As Chandrasekhar’s alignment with the BJP became more public, so did a strain of acrimony between him and HD Kumaraswamy. In February 2014, Kumaraswamy, speaking in the state assembly, raised suspicions over the manner in which Chandrasekhar had sold land in Dabaspet, on the outskirts of Bengaluru, that had been allotted to BPL by the government specifically to set up industrial facilities. In July, Suvarna News became the first channel to broadcast an audio recording of Kumaraswamy asking an aspirant to Karnataka’s upper house for Rs 40 crore in return for the JDS’s support.
Chandrasekhar did not have any hand in the recording, the former journalist with Suvarna News told us. “It went to all media houses,” he said. “Nobody broke it and we did.” Chandrasekhar had been informed, as was customary before releasing any major story, and had not objected.
Kumaraswamy admitted to the media that the conversation had taken place, although he denied that any money had changed hands. He stated that such propositions were a reflection of the “bitter truth of present-day politics.” In what appeared to be a veiled threat, he also invited Chandrasekhar to join him for an open debate on the practice of cash being paid for votes. By taking on Kumaraswamy, Suvarna News had inadvertently placed the electoral victories of its owner under scrutiny.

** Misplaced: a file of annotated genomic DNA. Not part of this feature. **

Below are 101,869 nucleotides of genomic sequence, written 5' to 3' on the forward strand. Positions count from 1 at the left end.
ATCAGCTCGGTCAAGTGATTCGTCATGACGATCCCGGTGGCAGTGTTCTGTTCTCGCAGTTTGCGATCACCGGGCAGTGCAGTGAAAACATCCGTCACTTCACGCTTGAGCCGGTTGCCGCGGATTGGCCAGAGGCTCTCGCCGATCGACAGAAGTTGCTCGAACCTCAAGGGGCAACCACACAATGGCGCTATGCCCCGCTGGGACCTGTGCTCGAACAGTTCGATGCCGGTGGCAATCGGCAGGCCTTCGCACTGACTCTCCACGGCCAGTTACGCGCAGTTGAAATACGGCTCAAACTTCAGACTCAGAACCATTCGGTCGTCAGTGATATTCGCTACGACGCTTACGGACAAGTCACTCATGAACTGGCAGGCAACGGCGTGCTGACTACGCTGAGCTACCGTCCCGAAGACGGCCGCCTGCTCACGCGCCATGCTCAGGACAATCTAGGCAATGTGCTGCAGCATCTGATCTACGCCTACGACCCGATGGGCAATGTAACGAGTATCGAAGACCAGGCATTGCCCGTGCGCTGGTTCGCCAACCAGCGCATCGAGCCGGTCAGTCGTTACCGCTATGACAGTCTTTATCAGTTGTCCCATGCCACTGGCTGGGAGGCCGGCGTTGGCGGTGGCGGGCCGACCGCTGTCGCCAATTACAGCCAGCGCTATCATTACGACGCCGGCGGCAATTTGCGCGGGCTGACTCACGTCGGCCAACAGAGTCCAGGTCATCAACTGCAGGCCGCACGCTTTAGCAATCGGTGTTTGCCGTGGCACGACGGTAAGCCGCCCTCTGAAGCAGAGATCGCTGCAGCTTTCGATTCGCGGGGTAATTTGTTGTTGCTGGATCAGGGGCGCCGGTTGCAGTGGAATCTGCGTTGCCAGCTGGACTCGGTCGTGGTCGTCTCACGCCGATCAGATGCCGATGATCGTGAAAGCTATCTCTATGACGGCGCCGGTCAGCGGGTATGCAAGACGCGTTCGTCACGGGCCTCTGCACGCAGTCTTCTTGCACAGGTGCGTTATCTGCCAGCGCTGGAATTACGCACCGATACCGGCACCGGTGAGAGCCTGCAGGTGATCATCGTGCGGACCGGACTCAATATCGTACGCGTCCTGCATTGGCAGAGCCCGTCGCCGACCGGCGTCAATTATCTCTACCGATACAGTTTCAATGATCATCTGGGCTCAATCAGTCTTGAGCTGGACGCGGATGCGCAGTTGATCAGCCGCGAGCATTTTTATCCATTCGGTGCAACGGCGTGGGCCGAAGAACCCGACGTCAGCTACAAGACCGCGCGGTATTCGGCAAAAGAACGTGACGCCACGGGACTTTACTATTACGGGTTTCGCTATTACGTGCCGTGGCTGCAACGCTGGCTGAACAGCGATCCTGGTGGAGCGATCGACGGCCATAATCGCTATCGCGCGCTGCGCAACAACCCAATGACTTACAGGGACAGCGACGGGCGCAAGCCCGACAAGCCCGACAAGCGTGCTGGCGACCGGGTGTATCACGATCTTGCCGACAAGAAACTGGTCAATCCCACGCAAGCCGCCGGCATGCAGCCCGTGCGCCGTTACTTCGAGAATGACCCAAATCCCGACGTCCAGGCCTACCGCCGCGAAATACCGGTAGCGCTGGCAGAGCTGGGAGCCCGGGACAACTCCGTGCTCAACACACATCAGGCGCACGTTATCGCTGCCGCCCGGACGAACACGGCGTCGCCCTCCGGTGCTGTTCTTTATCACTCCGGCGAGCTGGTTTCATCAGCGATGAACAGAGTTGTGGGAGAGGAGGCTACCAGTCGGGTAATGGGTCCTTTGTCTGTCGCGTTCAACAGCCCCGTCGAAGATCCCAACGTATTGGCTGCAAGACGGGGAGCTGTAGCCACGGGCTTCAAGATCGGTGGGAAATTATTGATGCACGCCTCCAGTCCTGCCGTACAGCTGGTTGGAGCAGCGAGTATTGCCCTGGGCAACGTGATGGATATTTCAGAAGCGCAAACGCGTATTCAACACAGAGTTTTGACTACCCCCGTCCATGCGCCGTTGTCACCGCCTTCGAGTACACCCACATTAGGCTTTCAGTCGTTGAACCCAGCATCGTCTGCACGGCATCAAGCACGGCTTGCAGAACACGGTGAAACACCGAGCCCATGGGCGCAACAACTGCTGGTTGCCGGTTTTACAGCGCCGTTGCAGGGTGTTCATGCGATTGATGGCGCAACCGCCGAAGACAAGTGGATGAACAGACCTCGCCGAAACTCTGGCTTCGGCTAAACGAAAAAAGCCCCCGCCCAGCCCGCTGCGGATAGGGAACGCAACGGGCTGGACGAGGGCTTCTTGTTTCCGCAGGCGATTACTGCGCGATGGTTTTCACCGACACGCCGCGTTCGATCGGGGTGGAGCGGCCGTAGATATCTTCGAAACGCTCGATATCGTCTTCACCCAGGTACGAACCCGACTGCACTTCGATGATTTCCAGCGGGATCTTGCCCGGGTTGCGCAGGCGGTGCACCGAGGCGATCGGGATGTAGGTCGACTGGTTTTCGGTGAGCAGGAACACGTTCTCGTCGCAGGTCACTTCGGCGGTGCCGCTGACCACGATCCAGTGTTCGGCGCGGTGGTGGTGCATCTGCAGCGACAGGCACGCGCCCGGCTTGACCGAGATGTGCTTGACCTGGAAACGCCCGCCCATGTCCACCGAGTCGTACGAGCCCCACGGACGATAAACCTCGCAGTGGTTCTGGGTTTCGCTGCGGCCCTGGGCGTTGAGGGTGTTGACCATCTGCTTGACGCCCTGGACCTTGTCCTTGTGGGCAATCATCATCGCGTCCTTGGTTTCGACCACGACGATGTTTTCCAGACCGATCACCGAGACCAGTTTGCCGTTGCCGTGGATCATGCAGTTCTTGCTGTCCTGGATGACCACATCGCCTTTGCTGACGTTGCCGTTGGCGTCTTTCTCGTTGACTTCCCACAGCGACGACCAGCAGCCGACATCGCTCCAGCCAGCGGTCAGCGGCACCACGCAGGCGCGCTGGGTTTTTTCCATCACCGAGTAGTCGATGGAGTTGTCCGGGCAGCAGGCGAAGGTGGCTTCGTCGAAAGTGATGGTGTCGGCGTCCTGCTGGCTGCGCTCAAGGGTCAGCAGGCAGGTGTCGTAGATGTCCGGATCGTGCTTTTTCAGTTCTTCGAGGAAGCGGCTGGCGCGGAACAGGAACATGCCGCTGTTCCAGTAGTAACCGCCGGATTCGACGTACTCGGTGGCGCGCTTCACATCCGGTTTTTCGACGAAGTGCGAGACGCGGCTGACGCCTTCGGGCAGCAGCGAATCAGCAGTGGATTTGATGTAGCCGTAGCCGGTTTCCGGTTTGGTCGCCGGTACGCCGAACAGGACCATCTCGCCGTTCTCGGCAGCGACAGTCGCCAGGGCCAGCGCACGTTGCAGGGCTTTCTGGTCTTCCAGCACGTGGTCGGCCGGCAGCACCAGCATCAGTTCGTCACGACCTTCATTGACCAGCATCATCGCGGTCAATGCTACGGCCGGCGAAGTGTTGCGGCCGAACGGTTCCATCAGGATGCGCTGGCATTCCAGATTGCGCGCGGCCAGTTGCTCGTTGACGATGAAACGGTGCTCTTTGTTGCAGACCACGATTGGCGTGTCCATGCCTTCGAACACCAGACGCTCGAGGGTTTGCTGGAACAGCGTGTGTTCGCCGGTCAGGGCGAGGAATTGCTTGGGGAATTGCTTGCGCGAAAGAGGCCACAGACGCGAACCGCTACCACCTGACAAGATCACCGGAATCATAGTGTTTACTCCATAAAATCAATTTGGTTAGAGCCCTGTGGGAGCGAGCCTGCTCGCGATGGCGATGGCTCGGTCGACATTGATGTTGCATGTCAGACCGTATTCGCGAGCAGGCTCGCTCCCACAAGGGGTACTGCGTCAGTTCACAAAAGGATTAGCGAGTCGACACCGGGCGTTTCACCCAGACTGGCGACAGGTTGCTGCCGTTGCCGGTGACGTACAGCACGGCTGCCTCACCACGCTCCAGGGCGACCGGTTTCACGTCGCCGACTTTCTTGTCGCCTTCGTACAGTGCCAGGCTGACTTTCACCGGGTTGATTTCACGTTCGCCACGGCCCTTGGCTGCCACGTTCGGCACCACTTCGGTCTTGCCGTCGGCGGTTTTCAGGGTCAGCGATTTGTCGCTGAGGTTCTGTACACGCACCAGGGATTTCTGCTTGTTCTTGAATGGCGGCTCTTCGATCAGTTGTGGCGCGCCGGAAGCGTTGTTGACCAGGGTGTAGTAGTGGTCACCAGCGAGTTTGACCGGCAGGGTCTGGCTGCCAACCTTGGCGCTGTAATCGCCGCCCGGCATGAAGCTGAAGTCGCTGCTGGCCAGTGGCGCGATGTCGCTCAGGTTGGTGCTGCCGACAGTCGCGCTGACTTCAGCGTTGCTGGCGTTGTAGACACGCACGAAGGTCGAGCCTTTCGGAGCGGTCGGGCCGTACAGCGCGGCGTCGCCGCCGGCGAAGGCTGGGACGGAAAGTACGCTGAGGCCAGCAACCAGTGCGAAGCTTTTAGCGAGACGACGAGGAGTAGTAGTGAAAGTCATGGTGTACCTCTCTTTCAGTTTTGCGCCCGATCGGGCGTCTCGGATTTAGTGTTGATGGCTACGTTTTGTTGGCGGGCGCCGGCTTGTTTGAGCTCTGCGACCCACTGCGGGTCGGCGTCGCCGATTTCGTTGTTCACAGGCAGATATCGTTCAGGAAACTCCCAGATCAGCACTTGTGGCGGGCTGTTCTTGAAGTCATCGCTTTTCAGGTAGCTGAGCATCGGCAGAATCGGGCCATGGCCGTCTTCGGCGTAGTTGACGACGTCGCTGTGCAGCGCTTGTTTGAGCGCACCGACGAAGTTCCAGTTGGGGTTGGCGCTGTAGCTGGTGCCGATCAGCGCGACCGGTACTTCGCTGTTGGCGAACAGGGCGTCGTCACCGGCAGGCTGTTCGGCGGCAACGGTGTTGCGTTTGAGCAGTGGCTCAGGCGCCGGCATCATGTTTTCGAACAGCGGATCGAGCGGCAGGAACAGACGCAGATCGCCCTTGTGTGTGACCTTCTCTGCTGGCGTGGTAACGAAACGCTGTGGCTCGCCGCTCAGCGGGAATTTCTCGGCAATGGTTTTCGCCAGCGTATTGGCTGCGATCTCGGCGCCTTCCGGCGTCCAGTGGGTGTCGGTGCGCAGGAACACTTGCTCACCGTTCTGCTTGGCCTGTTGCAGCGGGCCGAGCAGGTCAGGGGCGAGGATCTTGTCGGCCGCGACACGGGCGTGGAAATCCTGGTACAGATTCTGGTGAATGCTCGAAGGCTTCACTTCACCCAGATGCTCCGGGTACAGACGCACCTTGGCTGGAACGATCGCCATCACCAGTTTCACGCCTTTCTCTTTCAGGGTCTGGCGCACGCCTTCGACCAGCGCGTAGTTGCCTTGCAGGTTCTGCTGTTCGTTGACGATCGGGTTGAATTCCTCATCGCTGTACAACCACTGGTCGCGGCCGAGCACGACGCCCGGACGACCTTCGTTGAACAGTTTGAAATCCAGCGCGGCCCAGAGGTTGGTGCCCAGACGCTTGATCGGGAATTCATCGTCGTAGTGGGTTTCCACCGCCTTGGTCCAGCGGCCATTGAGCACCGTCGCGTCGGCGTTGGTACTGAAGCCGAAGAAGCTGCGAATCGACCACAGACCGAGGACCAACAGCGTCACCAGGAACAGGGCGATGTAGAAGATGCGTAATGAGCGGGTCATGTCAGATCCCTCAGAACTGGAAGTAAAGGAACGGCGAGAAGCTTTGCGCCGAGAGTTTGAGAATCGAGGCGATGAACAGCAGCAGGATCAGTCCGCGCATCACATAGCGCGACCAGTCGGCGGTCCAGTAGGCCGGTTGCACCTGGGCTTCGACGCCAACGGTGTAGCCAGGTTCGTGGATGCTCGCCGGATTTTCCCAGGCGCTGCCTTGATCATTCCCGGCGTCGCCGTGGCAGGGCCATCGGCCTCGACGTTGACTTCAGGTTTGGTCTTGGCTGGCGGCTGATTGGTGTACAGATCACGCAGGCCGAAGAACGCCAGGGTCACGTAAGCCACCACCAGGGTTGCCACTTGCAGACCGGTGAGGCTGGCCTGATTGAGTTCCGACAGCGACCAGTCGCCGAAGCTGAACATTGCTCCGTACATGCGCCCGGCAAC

In August, Kumaraswamy participated in a live discussion at the Suvarna News studios. Midway through it, the producers brought on HPS Mythri, a whistleblower who had exposed corruption in the state’s recruitment process for jobs in public services the previous year. Mythri called for annulling and rerunning a round of suspect recruitments, which the state government did after an investigation. Kumaraswamy took the side of candidates unwilling to go through the process again. As the channel’s anchors tried to convince Kumaraswamy to debate the whistleblower, the politician staged a dramatic walk-out.
A journalist with Suvarna News at the time said that the channel had told Kumaraswamy beforehand of Mythri’s inclusion, and that he had only raised objections once he arrived at the studios. When we met the politician, he maintained the channel had invited her without his knowledge.